2020 in review: the highs, the lows and the in-between

When the year first began, it started off with hope and a firm belief of making it ‘the year of me’, of being the absolute best version of myself and making moves. From finding and securing work placements and internships, to getting a part time job.

The year was filled with moments that have shaped me into who I am now, feeling, in some ways, more relaxed and in some form of peace with everything, accepting things happen as they do, and nothing exists or is without reason. It’s been a year of finding love and shanti, of sinking into the murky depths of depression and clinging onto the lifeboat bobbing along the surface, of loss — so much loss — and grief and fear so strong, I could taste it.

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On fear

the low

But early January, my dad was hospitalised for almost a month and it was the scariest few weeks of my life. The fear I felt was like a vice, stronger than anything I’ve felt before, and in it, I had to be strong, to hold myself together, to keep the tears away, if only for my mother. It was hard, so hard, to have to deal with it and not have anyone to share that pain with. Sure, I had my cousins there to help, and the waiting room was always full with our family members and friends, something I will forever be grateful for: a community and family that always came together in times of hardship, but it’s never the same as having someone, like a sibling, to help shoulder it with.

Something I know about my dad is that he’s a people’s person; he drops everything to help his community, his people, his friends — a lesson he’s passed onto me is giving. Giving a helping hand, giving to charity, giving to those in need. It’s a form of love, of showing how within reach it is, if only you search for it and give it out to people. Kindness is never weakness, and my father is kind. Just seeing everyone coming to visit him, the phone calls from people I didn’t even know, from Italy to France to Portugal, and Bangladesh, was evidence enough of how important it is to be kind and to treat others with love and maya.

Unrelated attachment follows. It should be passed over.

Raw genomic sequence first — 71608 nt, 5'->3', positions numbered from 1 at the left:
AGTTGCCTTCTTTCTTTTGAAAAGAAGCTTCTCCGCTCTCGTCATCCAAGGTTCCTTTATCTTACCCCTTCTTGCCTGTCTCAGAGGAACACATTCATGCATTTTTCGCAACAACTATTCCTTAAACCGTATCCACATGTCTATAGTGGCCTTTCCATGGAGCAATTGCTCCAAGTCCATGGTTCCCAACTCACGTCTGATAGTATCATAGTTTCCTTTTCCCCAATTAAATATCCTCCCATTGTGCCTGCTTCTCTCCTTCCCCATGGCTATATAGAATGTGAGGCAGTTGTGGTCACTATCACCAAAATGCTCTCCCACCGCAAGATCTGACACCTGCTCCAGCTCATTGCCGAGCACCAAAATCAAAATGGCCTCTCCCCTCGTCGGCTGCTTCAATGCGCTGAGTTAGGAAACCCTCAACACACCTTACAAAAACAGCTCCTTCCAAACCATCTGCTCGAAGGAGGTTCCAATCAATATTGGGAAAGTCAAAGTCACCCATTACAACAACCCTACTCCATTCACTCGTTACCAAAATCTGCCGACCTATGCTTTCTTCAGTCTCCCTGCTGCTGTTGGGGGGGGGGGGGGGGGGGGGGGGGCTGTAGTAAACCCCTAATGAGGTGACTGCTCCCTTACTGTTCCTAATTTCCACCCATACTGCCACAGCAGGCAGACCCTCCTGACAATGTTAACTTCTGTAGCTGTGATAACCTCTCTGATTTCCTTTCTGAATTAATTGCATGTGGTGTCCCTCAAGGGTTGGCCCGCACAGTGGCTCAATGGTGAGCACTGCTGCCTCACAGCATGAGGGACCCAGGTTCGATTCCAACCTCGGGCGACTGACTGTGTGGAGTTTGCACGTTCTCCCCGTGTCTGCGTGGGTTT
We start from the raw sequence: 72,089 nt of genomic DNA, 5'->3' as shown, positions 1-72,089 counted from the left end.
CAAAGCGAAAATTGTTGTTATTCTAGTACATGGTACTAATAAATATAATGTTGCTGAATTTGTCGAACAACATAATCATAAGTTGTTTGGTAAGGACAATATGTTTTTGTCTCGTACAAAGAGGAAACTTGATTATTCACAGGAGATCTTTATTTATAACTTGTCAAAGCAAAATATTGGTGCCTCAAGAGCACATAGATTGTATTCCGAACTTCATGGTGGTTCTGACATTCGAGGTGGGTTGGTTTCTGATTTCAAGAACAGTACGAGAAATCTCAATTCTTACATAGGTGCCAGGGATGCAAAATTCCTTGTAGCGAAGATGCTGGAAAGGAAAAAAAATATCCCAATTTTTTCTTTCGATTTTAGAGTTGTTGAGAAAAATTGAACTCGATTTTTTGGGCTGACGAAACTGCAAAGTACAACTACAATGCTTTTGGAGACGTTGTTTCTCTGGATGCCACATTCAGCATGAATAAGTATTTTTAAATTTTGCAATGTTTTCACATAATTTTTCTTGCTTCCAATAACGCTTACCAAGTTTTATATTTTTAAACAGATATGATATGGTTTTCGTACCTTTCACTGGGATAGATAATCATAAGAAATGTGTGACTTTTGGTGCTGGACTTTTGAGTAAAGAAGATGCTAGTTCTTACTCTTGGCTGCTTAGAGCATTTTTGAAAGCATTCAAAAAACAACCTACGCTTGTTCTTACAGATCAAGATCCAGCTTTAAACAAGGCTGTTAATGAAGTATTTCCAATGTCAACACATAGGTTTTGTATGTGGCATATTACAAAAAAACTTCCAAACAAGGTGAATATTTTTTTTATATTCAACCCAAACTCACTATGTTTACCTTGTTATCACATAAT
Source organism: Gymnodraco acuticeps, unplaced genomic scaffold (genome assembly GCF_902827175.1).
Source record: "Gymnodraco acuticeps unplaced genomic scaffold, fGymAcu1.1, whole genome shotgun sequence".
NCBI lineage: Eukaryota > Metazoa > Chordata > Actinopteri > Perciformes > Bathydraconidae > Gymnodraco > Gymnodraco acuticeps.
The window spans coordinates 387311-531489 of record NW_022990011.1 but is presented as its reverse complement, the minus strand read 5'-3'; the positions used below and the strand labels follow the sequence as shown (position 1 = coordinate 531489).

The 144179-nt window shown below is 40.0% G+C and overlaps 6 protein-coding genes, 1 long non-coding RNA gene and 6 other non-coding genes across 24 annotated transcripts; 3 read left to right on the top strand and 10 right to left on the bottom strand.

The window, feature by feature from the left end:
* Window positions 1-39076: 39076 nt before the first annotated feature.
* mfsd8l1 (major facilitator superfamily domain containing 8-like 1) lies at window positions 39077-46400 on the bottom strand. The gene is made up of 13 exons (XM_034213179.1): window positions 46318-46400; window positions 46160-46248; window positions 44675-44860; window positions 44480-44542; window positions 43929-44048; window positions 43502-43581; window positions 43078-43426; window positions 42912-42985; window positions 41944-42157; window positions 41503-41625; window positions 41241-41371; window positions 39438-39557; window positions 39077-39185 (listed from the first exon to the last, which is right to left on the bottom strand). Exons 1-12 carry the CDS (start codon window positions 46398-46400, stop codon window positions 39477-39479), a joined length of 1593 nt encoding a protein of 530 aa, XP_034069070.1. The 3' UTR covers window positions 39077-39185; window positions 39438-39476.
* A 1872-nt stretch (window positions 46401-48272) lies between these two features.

A few weeks later, when dad was back home and we were all settling back into a routine of figuring out what to do, and i was catching up with all the uni work I missed, Shajjy and I went to Urban Chocolatier, and Turkuoise, as a way to unwind and wash away the stresses from a month of hospital visits every day and fielding calls from various aunts, uncles, and cousins-who-aren’t-really-cousins. It was a day of laughter and stupidly spending money, reminiscent of years prior, filled with so much more ease. But it reminded me of the light after the dark, how the hardship never lasts, and the verse from the Qurān:

Fa inna ma’al ‘usri yusra. Inna ma’al ‘usri yusra

Verily, with hardship comes ease. With hardship comes ease.

This ayat is something I held close to my heart, and never before did it ring as true as it did in 2020. The promise from Allāh in this ayat is the aram with every difficult thing — and Allāh never tests us beyond what we can bear. I know this. I have always known this. But in those moments when it seems like the world is caving in, and everything is so much harder than what we want, or feel like we can cope with, it is hard to believe in those words, in that promise. But God promised us twice: with hardship comes ease.

And for me, it did.

Because the day after mine and Shajjy’s outing, I started talking to J — and the day after that, we went on our first date. And the rest, as they say, is history.

But of course, it wasn’t an easy journey.

On love

the high

I fell in love with J easily and quickly.

The feeling arose in me like the warmth from the sun on a gorgeous summer day, feeling the glow on your skin and indulging in your favourite ice cream, feeling wholly and completely at peace. Knowing it was right. I was scared shitless, of course — who wouldn’t be, really?